CDC warns travelers to Mexico about risks of contracting dangerous tick-borne disease

The Centers for Disease Control and Prevention (CDC) has warned travelers to Mexico’s Baja California region to be careful of ticks, which could transmit Rocky Mountain spotted fever, a bacterial disease. cause fever, headache and rash, and can be fatal.

The travel warning, issued this Friday, comes after a person from San Diego, California, died from the disease. Person He had traveled to Baja California before getting sick, according to San Diego County public health officials. No further information is known about the patient. The last time someone died in San Diego from the tick-borne disease was in 2014, officials said.

In its online advisory, the CDC said it has received reports of cases of Rocky Mountain spotted fever in travelers who have arrived in the United States from Baja California, although it is not clear how many people have become ill. The travel advisory does not recommend Americans avoid traveling to Mexico or reconsider their plans to travel to the area.

Brown dog tick.Marijan Murat / picture alliance via Getty Images

Although there are several types of ticks that can spread Rocky Mountain spotted fever in different parts of the country, the brown dog tick is responsible for the disease in the southwestern United States and Mexico, and is found there year-round. . Dogs usually carry infected ticks.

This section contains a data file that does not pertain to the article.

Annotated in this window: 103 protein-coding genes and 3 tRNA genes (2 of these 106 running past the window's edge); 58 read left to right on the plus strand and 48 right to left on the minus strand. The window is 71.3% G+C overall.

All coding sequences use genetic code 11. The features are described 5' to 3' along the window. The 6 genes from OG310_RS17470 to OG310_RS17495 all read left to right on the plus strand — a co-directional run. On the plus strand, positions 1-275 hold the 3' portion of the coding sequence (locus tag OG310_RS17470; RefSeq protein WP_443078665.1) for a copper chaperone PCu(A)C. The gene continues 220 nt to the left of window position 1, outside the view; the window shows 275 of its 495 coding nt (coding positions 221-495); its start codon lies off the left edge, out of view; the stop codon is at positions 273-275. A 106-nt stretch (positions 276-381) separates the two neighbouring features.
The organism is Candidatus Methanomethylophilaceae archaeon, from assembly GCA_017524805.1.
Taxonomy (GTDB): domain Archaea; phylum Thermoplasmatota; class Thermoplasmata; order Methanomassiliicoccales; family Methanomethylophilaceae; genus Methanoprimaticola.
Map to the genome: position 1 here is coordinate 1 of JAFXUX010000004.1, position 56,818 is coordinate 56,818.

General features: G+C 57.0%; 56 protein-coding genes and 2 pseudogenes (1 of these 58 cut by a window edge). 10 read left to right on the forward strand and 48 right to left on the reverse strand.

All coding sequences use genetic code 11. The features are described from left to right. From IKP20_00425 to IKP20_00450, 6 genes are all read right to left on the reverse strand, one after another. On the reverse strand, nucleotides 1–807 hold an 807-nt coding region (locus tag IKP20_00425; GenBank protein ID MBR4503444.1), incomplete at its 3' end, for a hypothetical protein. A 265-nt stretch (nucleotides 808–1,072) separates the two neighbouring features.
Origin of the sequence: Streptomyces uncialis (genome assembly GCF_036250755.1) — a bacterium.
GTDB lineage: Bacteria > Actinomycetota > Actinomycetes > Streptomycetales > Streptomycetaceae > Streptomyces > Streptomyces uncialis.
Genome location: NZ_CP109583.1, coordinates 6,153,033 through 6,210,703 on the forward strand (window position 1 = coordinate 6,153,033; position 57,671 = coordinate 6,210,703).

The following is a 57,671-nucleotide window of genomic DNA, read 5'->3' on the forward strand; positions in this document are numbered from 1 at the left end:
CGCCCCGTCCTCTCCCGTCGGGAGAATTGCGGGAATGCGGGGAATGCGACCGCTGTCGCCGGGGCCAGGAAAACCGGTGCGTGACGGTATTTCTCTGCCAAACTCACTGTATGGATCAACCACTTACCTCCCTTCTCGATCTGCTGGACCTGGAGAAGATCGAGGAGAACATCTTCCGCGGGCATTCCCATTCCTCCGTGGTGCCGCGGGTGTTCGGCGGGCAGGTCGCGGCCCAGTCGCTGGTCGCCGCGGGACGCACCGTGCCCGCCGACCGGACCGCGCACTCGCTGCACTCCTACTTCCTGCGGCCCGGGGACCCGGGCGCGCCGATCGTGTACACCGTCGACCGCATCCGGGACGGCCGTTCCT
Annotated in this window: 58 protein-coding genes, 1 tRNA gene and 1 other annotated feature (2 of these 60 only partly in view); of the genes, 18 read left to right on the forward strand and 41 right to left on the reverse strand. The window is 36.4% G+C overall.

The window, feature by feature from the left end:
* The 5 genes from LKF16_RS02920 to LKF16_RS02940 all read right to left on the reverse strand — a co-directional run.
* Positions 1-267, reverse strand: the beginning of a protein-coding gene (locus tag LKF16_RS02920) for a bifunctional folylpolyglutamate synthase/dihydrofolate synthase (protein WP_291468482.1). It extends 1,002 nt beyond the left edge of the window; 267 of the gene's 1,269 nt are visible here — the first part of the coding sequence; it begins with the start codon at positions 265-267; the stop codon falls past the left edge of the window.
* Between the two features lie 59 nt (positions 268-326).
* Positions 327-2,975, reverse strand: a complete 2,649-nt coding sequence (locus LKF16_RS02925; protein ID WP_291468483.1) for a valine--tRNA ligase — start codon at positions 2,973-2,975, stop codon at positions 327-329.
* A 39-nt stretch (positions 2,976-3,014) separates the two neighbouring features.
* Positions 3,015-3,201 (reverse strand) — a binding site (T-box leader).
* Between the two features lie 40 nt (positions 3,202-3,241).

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Other types of ticks across the country may also be active during the winter due to warming global temperatures. ticks They can also transmit Lyme disease and Alpha-Gal Syndromewhich causes an allergy to red meat.

Symptoms of Rocky Mountain spotted fever include:

  • High fever.
  • Intense headache.
  • Muscle pain.
  • Nausea or vomiting.
  • Swelling around the eyes or on the backs of the hands.
  • Small, flat, reddish spots may appear on the arms and legs before spreading to the trunk. The rash is not itchy.

Evil is not transmitted from person to person.

Prompt treatment is essential. According to the CDC, the disease can kill within five days of a tick bite unless treated with antibiotics.

San Diego health authorities They recommend using insect repellent and check for ticks, including on pets, after outdoor activities.

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“If a person develops a rash or fever after being bitten, they should see a doctor, tell them about the tick bite, when they were bitten, and where they think it occurred,” health officials said online.